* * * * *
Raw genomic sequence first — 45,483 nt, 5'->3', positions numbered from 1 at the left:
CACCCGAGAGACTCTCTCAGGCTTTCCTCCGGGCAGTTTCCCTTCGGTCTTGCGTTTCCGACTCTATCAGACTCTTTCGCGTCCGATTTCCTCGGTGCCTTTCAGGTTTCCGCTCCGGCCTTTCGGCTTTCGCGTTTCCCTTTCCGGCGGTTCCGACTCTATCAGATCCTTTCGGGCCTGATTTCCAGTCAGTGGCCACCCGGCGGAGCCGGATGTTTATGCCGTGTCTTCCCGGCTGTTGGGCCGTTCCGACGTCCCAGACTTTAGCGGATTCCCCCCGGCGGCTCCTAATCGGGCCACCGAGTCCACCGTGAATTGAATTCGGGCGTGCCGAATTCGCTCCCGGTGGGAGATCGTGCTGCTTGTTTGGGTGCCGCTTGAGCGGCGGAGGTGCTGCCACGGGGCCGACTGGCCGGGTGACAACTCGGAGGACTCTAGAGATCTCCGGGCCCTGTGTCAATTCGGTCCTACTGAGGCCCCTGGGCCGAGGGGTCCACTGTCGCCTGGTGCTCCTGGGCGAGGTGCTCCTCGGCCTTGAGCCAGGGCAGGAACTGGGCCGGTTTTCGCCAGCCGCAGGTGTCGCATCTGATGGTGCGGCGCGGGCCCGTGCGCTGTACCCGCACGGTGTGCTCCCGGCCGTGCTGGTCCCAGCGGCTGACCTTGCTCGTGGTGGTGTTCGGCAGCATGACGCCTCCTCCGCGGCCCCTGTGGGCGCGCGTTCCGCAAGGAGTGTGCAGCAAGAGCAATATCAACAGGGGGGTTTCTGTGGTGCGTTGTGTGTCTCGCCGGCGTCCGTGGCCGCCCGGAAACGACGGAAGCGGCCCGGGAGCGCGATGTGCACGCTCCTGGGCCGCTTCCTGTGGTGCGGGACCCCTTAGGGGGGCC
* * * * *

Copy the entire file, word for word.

Raw genomic sequence first — 45,483 nt, 5'->3', positions numbered from 1 at the left:
CACCCGAGAGACTCTCTCAGGCTTTCCTCCGGGCAGTTTCCCTTCGGTCTTGCGTTTCCGACTCTATCAGACTCTTTCGCGTCCGATTTCCTCGGTGCCTTTCAGGTTTCCGCTCCGGCCTTTCGGCTTTCGCGTTTCCCTTTCCGGCGGTTCCGACTCTATCAGATCCTTTCGGGCCTGATTTCCAGTCAGTGGCCACCCGGCGGAGCCGGATGTTTATGCCGTGTCTTCCCGGCTGTTGGGCCGTTCCGACGTCCCAGACTTTAGCGGATTCCCCCCGGCGGCTCCTAATCGGGCCACCGAGTCCACCGTGAATTGAATTCGGGCGTGCCGAATTCGCTCCCGGTGGGAGATCGTGCTGCTTGTTTGGGTGCCGCTTGAGCGGCGGAGGTGCTGCCACGGGGCCGACTGGCCGGGTGACAACTCGGAGGACTCTAGAGATCTCCGGGCCCTGTGTCAATTCGGTCCTACTGAGGCCCCTGGGCCGAGGGGTCCACTGTCGCCTGGTGCTCCTGGGCGAGGTGCTCCTCGGCCTTGAGCCAGGGCAGGAACTGGGCCGGTTTTCGCCAGCCGCAGGTGTCGCATCTGATGGTGCGGCGCGGGCCCGTGCGCTGTACCCGCACGGTGTGCTCCCGGCCGTGCTGGTCCCAGCGGCTGACCTTGCTCGTGGTGGTGTTCGGCAGCATGACGCCTCCTCCGCGGCCCCTGTGGGCGCGCGTTCCGCAAGGAGTGTGCAGCAAGAGCAATATCAACAGGGGGGTTTCTGTGGTGCGTTGTGTGTCTCGCCGGCGTCCGTGGCCGCCCGGAAACGACGGAAGCGGCCCGGGAGCGCGATGTGCACGCTCCTGGGCCGCTTCCTGTGGTGCGGGACCCCTTAGGGGGGCC